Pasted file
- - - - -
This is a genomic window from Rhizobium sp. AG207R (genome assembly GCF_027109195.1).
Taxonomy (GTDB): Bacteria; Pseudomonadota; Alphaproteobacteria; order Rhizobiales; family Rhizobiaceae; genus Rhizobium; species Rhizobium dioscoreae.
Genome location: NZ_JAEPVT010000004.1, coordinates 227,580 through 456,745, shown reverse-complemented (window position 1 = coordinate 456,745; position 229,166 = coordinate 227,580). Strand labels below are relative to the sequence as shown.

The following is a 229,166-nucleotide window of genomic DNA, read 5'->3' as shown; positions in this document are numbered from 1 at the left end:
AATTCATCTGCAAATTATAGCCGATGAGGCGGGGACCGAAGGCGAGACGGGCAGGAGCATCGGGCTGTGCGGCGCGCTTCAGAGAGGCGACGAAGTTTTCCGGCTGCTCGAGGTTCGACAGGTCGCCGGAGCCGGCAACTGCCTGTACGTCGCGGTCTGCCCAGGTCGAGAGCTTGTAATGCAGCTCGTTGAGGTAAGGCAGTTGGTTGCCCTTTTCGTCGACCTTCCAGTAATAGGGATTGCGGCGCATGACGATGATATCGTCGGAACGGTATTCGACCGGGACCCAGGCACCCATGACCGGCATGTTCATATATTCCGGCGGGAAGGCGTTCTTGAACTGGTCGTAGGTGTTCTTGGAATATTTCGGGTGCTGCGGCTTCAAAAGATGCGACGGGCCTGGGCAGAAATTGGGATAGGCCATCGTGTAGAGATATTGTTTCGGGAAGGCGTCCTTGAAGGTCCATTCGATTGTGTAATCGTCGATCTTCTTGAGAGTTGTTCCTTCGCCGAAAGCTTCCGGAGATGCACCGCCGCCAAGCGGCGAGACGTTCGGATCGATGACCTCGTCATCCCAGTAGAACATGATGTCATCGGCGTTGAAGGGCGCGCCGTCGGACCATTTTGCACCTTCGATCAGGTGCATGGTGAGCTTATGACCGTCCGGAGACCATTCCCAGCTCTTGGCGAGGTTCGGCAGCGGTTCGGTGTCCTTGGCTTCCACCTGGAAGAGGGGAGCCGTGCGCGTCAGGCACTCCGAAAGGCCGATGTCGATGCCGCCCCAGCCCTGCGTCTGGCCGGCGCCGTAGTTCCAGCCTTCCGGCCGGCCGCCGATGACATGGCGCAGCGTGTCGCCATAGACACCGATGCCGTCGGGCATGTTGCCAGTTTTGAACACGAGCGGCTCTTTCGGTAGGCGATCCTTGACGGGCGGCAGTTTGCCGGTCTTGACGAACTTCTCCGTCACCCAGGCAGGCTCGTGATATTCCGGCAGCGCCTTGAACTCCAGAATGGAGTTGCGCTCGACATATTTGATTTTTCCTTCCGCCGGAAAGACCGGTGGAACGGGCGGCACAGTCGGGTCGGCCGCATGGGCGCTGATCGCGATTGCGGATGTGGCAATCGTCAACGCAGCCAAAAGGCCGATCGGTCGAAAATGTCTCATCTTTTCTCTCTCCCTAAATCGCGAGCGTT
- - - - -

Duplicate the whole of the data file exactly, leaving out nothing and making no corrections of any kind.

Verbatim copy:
This is a genomic window from Rhizobium sp. AG207R (genome assembly GCF_027109195.1).
Taxonomy (GTDB): Bacteria; Pseudomonadota; Alphaproteobacteria; order Rhizobiales; family Rhizobiaceae; genus Rhizobium; species Rhizobium dioscoreae.
Genome location: NZ_JAEPVT010000004.1, coordinates 227,580 through 456,745, shown reverse-complemented (window position 1 = coordinate 456,745; position 229,166 = coordinate 227,580). Strand labels below are relative to the sequence as shown.

The following is a 229,166-nucleotide window of genomic DNA, read 5'->3' as shown; positions in this document are numbered from 1 at the left end:
AATTCATCTGCAAATTATAGCCGATGAGGCGGGGACCGAAGGCGAGACGGGCAGGAGCATCGGGCTGTGCGGCGCGCTTCAGAGAGGCGACGAAGTTTTCCGGCTGCTCGAGGTTCGACAGGTCGCCGGAGCCGGCAACTGCCTGTACGTCGCGGTCTGCCCAGGTCGAGAGCTTGTAATGCAGCTCGTTGAGGTAAGGCAGTTGGTTGCCCTTTTCGTCGACCTTCCAGTAATAGGGATTGCGGCGCATGACGATGATATCGTCGGAACGGTATTCGACCGGGACCCAGGCACCCATGACCGGCATGTTCATATATTCCGGCGGGAAGGCGTTCTTGAACTGGTCGTAGGTGTTCTTGGAATATTTCGGGTGCTGCGGCTTCAAAAGATGCGACGGGCCTGGGCAGAAATTGGGATAGGCCATCGTGTAGAGATATTGTTTCGGGAAGGCGTCCTTGAAGGTCCATTCGATTGTGTAATCGTCGATCTTCTTGAGAGTTGTTCCTTCGCCGAAAGCTTCCGGAGATGCACCGCCGCCAAGCGGCGAGACGTTCGGATCGATGACCTCGTCATCCCAGTAGAACATGATGTCATCGGCGTTGAAGGGCGCGCCGTCGGACCATTTTGCACCTTCGATCAGGTGCATGGTGAGCTTATGACCGTCCGGAGACCATTCCCAGCTCTTGGCGAGGTTCGGCAGCGGTTCGGTGTCCTTGGCTTCCACCTGGAAGAGGGGAGCCGTGCGCGTCAGGCACTCCGAAAGGCCGATGTCGATGCCGCCCCAGCCCTGCGTCTGGCCGGCGCCGTAGTTCCAGCCTTCCGGCCGGCCGCCGATGACATGGCGCAGCGTGTCGCCATAGACACCGATGCCGTCGGGCATGTTGCCAGTTTTGAACACGAGCGGCTCTTTCGGTAGGCGATCCTTGACGGGCGGCAGTTTGCCGGTCTTGACGAACTTCTCCGTCACCCAGGCAGGCTCGTGATATTCCGGCAGCGCCTTGAACTCCAGAATGGAGTTGCGCTCGACATATTTGATTTTTCCTTCCGCCGGAAAGACCGGTGGAACGGGCGGCACAGTCGGGTCGGCCGCATGGGCGCTGATCGCGATTGCGGATGTGGCAATCGTCAACGCAGCCAAAAGGCCGATCGGTCGAAAATGTCTCATCTTTTCTCTCTCCCTAAATCGCGAGCGTT